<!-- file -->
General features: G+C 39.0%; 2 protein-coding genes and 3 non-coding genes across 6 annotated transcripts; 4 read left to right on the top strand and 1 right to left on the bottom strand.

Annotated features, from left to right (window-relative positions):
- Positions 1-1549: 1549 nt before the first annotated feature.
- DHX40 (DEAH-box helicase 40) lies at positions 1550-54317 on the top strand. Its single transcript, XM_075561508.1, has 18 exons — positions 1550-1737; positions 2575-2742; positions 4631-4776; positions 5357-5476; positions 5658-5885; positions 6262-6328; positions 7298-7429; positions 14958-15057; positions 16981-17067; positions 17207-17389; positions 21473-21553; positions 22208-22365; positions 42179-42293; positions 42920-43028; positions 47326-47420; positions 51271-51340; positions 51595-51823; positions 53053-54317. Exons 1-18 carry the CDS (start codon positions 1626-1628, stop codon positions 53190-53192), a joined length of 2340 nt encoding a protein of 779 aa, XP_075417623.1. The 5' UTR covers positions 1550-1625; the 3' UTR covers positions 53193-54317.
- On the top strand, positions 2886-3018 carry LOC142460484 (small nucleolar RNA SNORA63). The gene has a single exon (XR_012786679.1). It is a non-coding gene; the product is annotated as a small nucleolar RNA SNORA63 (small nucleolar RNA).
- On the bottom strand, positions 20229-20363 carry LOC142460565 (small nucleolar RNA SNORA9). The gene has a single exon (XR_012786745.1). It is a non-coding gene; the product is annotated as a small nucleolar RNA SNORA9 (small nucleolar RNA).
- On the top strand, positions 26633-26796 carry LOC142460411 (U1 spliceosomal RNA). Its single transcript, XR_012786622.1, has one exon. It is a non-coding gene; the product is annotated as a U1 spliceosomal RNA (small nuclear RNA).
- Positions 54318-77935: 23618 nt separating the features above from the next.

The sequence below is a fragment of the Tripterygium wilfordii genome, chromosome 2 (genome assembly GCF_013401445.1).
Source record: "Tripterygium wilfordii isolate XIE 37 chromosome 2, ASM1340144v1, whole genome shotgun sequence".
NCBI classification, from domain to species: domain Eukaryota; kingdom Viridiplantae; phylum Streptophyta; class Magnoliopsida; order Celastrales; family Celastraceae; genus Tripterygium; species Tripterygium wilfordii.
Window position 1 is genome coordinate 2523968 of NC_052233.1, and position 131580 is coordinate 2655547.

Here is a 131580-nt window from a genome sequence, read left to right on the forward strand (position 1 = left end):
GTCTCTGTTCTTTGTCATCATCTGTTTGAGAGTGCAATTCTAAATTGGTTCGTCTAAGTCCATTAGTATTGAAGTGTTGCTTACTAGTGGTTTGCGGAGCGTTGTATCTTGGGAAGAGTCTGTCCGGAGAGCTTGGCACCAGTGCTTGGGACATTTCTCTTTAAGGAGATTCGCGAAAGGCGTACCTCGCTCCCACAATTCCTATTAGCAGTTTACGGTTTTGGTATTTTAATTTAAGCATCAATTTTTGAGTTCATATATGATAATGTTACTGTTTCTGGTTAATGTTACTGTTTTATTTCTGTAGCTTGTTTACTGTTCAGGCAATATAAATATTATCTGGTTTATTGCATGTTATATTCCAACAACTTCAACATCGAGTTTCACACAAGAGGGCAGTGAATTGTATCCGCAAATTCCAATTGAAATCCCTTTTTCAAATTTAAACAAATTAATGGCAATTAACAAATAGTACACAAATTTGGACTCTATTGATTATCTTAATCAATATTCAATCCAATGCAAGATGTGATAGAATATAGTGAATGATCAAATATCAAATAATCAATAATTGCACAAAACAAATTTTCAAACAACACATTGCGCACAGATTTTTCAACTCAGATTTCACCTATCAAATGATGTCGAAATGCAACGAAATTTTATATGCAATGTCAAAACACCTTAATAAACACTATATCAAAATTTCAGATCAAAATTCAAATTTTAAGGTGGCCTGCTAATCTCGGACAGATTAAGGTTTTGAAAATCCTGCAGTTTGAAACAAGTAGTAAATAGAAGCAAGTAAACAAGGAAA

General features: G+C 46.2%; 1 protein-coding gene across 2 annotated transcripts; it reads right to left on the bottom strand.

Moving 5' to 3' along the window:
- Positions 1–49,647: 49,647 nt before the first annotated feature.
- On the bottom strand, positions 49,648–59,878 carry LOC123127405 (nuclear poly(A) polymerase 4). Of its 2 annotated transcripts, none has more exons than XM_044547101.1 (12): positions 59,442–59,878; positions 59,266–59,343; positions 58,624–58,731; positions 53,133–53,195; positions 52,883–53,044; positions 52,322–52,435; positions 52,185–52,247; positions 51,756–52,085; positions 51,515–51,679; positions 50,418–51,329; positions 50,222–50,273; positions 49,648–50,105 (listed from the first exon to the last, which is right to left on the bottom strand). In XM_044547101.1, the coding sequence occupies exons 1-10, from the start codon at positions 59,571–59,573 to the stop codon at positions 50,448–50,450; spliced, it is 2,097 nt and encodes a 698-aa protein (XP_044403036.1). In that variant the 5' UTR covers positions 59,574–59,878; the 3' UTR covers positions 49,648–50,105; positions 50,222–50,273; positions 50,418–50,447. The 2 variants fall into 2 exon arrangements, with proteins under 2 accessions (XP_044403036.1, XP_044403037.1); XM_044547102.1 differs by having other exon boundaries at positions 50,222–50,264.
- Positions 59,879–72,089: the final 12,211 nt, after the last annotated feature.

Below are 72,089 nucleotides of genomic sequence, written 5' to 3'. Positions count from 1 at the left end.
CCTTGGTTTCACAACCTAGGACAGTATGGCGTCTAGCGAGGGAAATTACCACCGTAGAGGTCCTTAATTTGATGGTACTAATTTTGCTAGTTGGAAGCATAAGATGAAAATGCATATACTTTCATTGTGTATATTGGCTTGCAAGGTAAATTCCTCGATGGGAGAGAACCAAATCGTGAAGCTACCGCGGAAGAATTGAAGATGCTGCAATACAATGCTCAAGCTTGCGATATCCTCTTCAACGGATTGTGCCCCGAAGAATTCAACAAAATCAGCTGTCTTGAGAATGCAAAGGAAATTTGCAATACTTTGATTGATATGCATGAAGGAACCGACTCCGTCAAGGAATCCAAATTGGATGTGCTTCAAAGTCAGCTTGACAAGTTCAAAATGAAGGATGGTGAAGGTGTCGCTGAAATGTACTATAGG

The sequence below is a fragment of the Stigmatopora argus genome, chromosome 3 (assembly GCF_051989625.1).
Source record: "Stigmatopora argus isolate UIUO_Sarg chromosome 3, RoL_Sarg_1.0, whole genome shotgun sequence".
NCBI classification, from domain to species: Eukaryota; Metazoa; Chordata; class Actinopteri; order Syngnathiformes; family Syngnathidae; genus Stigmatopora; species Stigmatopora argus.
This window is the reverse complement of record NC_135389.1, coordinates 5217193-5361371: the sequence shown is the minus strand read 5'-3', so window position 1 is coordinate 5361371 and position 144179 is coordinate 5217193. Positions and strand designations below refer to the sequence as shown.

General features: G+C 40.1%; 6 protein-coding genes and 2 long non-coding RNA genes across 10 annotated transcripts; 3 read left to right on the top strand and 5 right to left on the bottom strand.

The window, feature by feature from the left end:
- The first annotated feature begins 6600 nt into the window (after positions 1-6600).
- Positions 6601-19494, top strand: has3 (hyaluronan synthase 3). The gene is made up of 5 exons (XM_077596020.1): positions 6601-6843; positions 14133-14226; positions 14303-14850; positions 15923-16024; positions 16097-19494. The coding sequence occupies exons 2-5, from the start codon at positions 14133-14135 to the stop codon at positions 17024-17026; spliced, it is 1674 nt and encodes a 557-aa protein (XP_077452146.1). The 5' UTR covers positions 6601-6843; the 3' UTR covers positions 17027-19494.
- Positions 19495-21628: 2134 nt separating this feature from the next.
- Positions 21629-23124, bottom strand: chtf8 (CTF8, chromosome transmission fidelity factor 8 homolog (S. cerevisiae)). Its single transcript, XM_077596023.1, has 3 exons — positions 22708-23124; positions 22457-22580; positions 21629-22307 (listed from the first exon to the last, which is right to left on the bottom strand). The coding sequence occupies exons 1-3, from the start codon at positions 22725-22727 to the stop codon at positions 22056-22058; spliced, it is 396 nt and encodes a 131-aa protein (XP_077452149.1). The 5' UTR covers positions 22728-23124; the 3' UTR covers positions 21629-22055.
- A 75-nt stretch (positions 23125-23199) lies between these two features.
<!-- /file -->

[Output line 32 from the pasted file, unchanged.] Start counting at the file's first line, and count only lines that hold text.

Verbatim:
- A 75-nt stretch (positions 23125-23199) lies between these two features.